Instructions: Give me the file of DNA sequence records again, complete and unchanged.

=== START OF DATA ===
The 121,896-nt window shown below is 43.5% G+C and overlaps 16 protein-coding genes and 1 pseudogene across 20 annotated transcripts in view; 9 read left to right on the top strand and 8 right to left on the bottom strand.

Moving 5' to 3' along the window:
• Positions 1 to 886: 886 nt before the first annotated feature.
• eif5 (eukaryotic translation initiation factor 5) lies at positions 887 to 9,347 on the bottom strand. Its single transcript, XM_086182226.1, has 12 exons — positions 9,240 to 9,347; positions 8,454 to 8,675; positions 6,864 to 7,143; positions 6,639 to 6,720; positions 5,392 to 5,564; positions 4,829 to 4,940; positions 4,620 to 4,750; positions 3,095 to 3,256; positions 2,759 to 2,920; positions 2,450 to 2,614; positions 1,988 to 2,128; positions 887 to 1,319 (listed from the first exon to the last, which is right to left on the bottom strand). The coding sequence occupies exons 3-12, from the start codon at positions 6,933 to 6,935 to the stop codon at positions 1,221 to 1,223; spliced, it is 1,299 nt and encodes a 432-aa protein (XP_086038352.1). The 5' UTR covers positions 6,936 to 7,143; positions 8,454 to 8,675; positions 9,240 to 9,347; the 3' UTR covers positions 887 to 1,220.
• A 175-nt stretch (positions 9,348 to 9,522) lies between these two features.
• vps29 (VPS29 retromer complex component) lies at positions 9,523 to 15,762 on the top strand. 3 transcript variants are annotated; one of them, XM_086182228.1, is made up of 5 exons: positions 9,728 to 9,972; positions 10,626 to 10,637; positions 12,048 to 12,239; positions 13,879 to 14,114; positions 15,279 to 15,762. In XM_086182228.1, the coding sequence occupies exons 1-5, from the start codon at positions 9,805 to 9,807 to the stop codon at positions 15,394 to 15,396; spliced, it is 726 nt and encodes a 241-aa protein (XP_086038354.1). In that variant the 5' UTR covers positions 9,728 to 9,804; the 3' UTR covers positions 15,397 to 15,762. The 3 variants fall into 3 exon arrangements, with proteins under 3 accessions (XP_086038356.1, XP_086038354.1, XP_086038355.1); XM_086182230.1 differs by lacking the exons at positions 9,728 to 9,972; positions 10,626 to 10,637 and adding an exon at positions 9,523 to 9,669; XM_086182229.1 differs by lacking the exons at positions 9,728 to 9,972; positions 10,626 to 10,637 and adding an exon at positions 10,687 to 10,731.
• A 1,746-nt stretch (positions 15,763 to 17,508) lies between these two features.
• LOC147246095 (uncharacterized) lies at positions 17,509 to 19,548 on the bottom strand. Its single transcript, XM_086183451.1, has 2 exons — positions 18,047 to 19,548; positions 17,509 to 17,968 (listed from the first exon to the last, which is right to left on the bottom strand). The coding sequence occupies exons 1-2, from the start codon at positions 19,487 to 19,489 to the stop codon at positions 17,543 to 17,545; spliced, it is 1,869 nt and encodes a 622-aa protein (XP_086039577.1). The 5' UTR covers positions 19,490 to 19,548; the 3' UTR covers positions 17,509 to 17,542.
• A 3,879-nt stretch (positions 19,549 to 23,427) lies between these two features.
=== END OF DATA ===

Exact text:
The 121,896-nt window shown below is 43.5% G+C and overlaps 16 protein-coding genes and 1 pseudogene across 20 annotated transcripts in view; 9 read left to right on the top strand and 8 right to left on the bottom strand.

Moving 5' to 3' along the window:
• Positions 1 to 886: 886 nt before the first annotated feature.
• eif5 (eukaryotic translation initiation factor 5) lies at positions 887 to 9,347 on the bottom strand. Its single transcript, XM_086182226.1, has 12 exons — positions 9,240 to 9,347; positions 8,454 to 8,675; positions 6,864 to 7,143; positions 6,639 to 6,720; positions 5,392 to 5,564; positions 4,829 to 4,940; positions 4,620 to 4,750; positions 3,095 to 3,256; positions 2,759 to 2,920; positions 2,450 to 2,614; positions 1,988 to 2,128; positions 887 to 1,319 (listed from the first exon to the last, which is right to left on the bottom strand). The coding sequence occupies exons 3-12, from the start codon at positions 6,933 to 6,935 to the stop codon at positions 1,221 to 1,223; spliced, it is 1,299 nt and encodes a 432-aa protein (XP_086038352.1). The 5' UTR covers positions 6,936 to 7,143; positions 8,454 to 8,675; positions 9,240 to 9,347; the 3' UTR covers positions 887 to 1,220.
• A 175-nt stretch (positions 9,348 to 9,522) lies between these two features.
• vps29 (VPS29 retromer complex component) lies at positions 9,523 to 15,762 on the top strand. 3 transcript variants are annotated; one of them, XM_086182228.1, is made up of 5 exons: positions 9,728 to 9,972; positions 10,626 to 10,637; positions 12,048 to 12,239; positions 13,879 to 14,114; positions 15,279 to 15,762. In XM_086182228.1, the coding sequence occupies exons 1-5, from the start codon at positions 9,805 to 9,807 to the stop codon at positions 15,394 to 15,396; spliced, it is 726 nt and encodes a 241-aa protein (XP_086038354.1). In that variant the 5' UTR covers positions 9,728 to 9,804; the 3' UTR covers positions 15,397 to 15,762. The 3 variants fall into 3 exon arrangements, with proteins under 3 accessions (XP_086038356.1, XP_086038354.1, XP_086038355.1); XM_086182230.1 differs by lacking the exons at positions 9,728 to 9,972; positions 10,626 to 10,637 and adding an exon at positions 9,523 to 9,669; XM_086182229.1 differs by lacking the exons at positions 9,728 to 9,972; positions 10,626 to 10,637 and adding an exon at positions 10,687 to 10,731.
• A 1,746-nt stretch (positions 15,763 to 17,508) lies between these two features.
• LOC147246095 (uncharacterized) lies at positions 17,509 to 19,548 on the bottom strand. Its single transcript, XM_086183451.1, has 2 exons — positions 18,047 to 19,548; positions 17,509 to 17,968 (listed from the first exon to the last, which is right to left on the bottom strand). The coding sequence occupies exons 1-2, from the start codon at positions 19,487 to 19,489 to the stop codon at positions 17,543 to 17,545; spliced, it is 1,869 nt and encodes a 622-aa protein (XP_086039577.1). The 5' UTR covers positions 19,490 to 19,548; the 3' UTR covers positions 17,509 to 17,542.
• A 3,879-nt stretch (positions 19,549 to 23,427) lies between these two features.